China’s coal imports fell in December, slipping from November’s 11-month high, as domestic coal miners boosted output to record levels and utilities slowed the pace of replenishing inventories.
China, the world’s largest coal buyer, imported 30.95 million tonnes of coal in December, down 11.7per cent from November, figures from the General Administration of Customs of China showed on Friday.
That compares to 35.05 million tonnes in November and 39.08 million tonnes in December 2020 when Beijing relaxed import restrictions for some power plants to meet surging demand for heating.
“Coal imports slowed in December as domestic production improved,” ANZ analysts said in a note to clients, adding, “Slower industrial activity during the Lunar New Year could keep imports subdued till February”.
For full year 2021, coal shipments reached 323.22 million tonnes, the highest since 2013, and up from 303.99 million tonnes a year earlier.
Chinese traders have been slowing overseas coal purchases after domestic miners responded to Beijing’s call to ensure energy supply during winter by driving up output to a record high, while domestic coal prices more than halved.
Coal inventories have been falling as the winter heating season reaches the half-way mark.
“The usual trend is for power utilities to restock during the months prior to the lunar (Lunar New Year) vacations to ensure adequate inventories during the winter and by December restocking slows down after building stocks,” Justin Jose, coal analyst at Rystad Energy, told Reuters.
Rystad expects coal imports to bounce back in February/March.
Coal inventory at Chinese utilities exceeded 162 million tonnes on Jan. 21, or 21 days usage, about 40 million tonnes higher than the same period last year, the state planner National Development and Reform Commission said on its WeChat account.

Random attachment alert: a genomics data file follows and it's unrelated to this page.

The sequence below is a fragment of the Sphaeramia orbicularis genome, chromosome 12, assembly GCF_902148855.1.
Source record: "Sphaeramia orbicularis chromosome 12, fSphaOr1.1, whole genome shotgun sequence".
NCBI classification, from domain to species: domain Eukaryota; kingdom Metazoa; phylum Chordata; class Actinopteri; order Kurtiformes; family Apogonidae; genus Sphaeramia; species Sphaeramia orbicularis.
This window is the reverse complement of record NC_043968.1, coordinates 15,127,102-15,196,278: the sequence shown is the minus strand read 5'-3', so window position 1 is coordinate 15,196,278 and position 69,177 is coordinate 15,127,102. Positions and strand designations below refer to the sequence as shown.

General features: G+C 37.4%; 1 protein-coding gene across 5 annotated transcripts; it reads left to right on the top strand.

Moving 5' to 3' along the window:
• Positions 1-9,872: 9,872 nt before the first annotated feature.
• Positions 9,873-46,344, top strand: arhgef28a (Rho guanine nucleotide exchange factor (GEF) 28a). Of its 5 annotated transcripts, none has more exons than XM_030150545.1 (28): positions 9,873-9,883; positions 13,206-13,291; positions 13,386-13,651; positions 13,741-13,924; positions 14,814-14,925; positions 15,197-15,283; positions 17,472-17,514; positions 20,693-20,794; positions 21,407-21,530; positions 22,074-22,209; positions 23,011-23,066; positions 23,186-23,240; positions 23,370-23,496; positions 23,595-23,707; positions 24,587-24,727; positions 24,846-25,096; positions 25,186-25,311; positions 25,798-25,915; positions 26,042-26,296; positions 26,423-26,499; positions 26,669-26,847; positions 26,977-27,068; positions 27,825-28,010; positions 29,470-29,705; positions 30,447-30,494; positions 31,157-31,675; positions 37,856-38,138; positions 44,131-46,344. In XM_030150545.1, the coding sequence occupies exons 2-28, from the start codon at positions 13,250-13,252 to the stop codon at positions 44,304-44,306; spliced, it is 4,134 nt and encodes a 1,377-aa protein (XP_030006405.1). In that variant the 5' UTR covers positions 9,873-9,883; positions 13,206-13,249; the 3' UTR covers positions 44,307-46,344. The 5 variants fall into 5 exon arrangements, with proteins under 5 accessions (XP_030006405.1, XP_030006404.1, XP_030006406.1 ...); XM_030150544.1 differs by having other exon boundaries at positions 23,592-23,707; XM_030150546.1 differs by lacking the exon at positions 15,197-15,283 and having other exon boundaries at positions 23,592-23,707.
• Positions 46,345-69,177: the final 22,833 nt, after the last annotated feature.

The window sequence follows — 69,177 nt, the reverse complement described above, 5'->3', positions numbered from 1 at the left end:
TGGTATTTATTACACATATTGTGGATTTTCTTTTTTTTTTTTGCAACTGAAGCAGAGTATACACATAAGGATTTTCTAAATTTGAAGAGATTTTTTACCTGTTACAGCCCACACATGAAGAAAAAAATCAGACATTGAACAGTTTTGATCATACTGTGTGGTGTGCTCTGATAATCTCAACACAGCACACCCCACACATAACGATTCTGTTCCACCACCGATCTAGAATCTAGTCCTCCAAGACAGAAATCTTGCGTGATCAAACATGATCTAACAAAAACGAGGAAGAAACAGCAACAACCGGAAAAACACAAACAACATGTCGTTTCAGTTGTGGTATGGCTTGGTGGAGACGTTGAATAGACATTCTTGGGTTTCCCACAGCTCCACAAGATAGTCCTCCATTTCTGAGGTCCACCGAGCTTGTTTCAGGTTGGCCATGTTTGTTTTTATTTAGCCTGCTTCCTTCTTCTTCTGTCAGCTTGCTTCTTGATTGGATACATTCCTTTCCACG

Coal supply was guaranteed, the state planner said, even as coal inventories were “slightly fluctuating” from a record high of 168 million tonnes struck on Dec. 22, it added. They remained above 160 million tonnes, exceeding levels in the prior year.
Unlike the previous two years, China did not impose an unofficial imports cap in 2021 amid efforts to ensure stable coal supplies to ease nationwide electricity shortages and to tame runaway coal prices.
However, an unofficial ban on coal imports from Australia was kept in place.
China’s coal imports are expected to slide in January after Indonesia, its biggest coal supplier, suspended exports on Jan. 1 after its state power utility reported dangerously low stock levels of the fuel at its domestic power stations.
However, Chinese traders expect the impact to be limited as utilities are holding hefty stockpiles and power demand is set to weaken ahead of the Lunar New Year holidays, which start on Jan. 31.